Sterling shows Brexit jitters ahead of landmark move to trigger Article 50
Sterling was showing some Brexit jitters ahead of Theresa May's landmark move to trigger Britain's exit from the European Union.
The pound was down 0.4pc against the US dollar at 1.24, and slipped 0.2pc versus the euro at 1.149, as the Prime Minister signed the historic letter that will start the Article 50 process.
The FTSE 100 index began the session on the front foot, rising 25 points to 7,368.11, continuing gains from the previous session when it was buoyed by the UK currency's decline.
Neil Wilson, senior market analyst at ETX Capital, said the pound would struggle for momentum unless the Prime Minister "strikes an unexpectedly dovish stance".
He said: "Details are everything now. We could be in for a rough ride today as currency traders react to the contents of the letter being delivered to Brussels and the language May uses in parliament.
"And we're in for a long period of volatility for the pound and UK assets as the Government embarks on protracted and hugely challenging Brexit negotiations.
"Markets are only a gauge though, they're not always that great at pricing in the kind of political risk associated with Brexit.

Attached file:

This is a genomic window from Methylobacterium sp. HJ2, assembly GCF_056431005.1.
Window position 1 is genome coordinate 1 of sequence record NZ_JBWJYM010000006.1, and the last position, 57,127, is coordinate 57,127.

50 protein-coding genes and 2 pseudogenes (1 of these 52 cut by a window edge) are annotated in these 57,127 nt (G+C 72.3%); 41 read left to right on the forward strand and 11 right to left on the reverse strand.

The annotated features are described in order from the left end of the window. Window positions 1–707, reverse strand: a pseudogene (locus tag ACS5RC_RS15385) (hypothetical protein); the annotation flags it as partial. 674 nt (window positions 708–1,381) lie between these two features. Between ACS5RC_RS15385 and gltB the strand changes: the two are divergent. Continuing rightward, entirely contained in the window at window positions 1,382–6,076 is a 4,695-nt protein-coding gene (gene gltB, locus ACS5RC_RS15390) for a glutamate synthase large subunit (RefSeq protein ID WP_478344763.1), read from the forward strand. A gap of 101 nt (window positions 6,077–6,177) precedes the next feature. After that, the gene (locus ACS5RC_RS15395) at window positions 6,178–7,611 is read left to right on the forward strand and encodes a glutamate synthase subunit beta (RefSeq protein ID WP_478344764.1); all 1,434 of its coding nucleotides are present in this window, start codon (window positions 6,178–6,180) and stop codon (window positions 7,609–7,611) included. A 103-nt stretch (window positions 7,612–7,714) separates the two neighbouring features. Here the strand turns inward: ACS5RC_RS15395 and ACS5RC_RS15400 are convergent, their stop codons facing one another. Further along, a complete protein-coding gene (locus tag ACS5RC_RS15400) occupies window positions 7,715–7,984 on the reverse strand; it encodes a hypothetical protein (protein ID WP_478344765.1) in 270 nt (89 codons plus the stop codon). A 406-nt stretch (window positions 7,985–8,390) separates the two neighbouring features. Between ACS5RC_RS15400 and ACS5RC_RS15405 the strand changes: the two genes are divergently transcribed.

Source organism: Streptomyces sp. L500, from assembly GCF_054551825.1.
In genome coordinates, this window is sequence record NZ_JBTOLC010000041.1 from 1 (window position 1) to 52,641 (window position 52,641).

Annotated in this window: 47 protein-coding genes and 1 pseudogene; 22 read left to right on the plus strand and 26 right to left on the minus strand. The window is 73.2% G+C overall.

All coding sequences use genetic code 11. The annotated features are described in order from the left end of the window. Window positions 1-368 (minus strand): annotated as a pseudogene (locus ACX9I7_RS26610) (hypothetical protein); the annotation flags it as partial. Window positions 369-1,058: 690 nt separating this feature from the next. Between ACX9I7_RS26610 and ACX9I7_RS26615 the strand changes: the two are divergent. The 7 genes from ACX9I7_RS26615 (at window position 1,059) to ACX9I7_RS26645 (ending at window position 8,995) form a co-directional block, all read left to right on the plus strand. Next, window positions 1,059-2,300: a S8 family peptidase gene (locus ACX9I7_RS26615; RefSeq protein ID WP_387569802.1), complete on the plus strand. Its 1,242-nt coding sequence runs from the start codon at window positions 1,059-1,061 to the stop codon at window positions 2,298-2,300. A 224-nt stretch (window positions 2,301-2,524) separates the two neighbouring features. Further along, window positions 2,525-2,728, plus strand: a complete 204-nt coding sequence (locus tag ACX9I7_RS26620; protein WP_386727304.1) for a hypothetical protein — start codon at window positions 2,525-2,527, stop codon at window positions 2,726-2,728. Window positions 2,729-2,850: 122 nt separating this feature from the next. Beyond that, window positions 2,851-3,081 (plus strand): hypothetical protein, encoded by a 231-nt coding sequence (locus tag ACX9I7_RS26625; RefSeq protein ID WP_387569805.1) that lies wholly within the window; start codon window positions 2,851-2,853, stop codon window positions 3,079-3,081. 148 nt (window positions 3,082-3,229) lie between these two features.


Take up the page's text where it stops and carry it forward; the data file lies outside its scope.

"In the backdrop is Scotland and the threat of a break-up of the UK."
Britain's permanent European Union representative Sir Tim Barrow will hand deliver the Article 50 document to the EU council president Donald Tusk on Wednesday, as Mrs May faces MPs' questions in Parliament.
It will mark the start of complex and contentious negotiations that put the UK on course to break its ties with the Brussels club by the end of March 2019.
Mr Wilson added: "The big question now is whether Brexit has been fully factored in.
"A truly hard Brexit has not been priced into sterling. We could see it move lower still if negotiations take a sour turn - 1.10 US dollar is feasible."
Across Europe, Germany's Dax was up 0.6pc and the Cac 40 in France rose 0.5%.
The price of oil was climbing as armed protesters blocked the western Libyan oil fields of Sharara and Wafa, disrupting supply. Brent crude was up 0.6pc to 51.66 US dollars a barrel.
In UK stocks, mining giant BHP Billiton was among the biggest risers on the top flight after it said it was well-positioned to boost value and returns from its western Australia iron ore operation.
Shares were up more than 2pc, or 28p to 1,255p.
In a contrast of fortunes, travel giant Tui Group sank into the red despite summer holiday bookings meeting expectations.
The Thomson owner said British sun-seekers were snapping up more long-haul holidays and cruises as concern over terrorist attacks and political turmoil continue to blight markets in Turkey and North Africa.
Its northern region, which includes the UK market, recorded an 11pc and 10pc jump in revenues for the winter and summer periods respectively.
Chief executive Friedrich Joussen said winter trading had been helped by a "good performance" from its hotels and resorts arm, while summer bookings were in line with forecasts.
Shares were off 9p to 1,126p.